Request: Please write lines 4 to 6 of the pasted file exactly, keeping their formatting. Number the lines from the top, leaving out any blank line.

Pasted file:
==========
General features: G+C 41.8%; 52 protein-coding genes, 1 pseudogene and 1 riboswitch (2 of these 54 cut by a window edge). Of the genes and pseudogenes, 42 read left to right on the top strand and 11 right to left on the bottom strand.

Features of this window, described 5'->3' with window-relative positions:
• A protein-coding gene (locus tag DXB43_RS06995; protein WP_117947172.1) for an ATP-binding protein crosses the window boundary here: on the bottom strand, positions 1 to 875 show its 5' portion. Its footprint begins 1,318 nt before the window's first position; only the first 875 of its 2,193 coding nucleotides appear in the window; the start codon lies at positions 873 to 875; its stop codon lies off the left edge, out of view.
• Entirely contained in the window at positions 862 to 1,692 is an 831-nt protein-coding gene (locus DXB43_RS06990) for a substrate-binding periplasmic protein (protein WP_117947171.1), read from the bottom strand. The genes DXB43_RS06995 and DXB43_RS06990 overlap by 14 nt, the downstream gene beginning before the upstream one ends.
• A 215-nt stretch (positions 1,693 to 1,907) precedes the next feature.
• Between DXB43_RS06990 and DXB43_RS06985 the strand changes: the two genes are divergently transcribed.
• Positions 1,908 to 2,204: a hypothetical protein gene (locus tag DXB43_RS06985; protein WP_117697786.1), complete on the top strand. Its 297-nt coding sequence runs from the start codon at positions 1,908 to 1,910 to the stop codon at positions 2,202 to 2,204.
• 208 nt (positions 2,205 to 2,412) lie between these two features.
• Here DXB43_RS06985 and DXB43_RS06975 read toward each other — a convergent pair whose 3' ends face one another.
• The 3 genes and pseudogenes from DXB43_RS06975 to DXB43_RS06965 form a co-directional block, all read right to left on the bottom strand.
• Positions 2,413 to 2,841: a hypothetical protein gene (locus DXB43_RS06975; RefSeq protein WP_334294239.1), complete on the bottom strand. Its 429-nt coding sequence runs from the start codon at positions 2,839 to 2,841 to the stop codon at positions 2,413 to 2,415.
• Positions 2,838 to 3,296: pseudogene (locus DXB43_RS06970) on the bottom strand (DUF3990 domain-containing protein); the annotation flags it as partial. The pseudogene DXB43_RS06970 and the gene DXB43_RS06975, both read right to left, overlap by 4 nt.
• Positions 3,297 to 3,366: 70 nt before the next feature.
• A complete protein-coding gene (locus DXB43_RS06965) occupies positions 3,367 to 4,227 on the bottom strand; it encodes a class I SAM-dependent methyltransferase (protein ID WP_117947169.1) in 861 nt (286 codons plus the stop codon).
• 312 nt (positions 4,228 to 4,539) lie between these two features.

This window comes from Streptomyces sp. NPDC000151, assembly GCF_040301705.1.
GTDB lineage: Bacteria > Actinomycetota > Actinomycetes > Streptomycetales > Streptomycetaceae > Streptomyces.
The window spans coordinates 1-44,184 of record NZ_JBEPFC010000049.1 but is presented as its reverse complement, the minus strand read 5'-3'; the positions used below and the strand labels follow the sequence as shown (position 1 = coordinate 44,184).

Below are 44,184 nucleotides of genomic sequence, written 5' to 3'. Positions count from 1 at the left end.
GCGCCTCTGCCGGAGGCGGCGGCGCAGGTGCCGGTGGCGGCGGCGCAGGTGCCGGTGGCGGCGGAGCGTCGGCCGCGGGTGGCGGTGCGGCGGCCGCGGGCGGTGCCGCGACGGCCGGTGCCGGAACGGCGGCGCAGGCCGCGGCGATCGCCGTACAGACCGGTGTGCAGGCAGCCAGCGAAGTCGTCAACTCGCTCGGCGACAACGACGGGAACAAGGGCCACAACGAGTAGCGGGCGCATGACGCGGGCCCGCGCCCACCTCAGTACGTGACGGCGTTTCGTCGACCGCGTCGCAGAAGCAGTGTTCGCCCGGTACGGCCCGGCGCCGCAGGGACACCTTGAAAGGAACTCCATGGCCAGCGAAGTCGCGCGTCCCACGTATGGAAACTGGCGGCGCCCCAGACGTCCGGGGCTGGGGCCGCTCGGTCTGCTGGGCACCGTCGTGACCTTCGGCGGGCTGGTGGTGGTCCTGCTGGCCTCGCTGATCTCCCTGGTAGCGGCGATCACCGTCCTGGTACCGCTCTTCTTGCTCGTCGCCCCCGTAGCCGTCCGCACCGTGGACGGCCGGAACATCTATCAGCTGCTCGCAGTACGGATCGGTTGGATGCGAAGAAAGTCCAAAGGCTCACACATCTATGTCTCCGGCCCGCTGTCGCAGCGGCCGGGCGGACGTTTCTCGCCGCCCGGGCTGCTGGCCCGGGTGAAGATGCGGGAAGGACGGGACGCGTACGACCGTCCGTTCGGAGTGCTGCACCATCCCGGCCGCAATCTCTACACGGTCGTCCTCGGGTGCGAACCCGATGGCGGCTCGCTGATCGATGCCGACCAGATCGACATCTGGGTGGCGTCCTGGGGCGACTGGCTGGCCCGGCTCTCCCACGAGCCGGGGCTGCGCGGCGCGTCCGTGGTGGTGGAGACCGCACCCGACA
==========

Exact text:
• Entirely contained in the window at positions 862 to 1,692 is an 831-nt protein-coding gene (locus DXB43_RS06990) for a substrate-binding periplasmic protein (protein WP_117947171.1), read from the bottom strand. The genes DXB43_RS06995 and DXB43_RS06990 overlap by 14 nt, the downstream gene beginning before the upstream one ends.
• A 215-nt stretch (positions 1,693 to 1,907) precedes the next feature.
• Between DXB43_RS06990 and DXB43_RS06985 the strand changes: the two genes are divergently transcribed.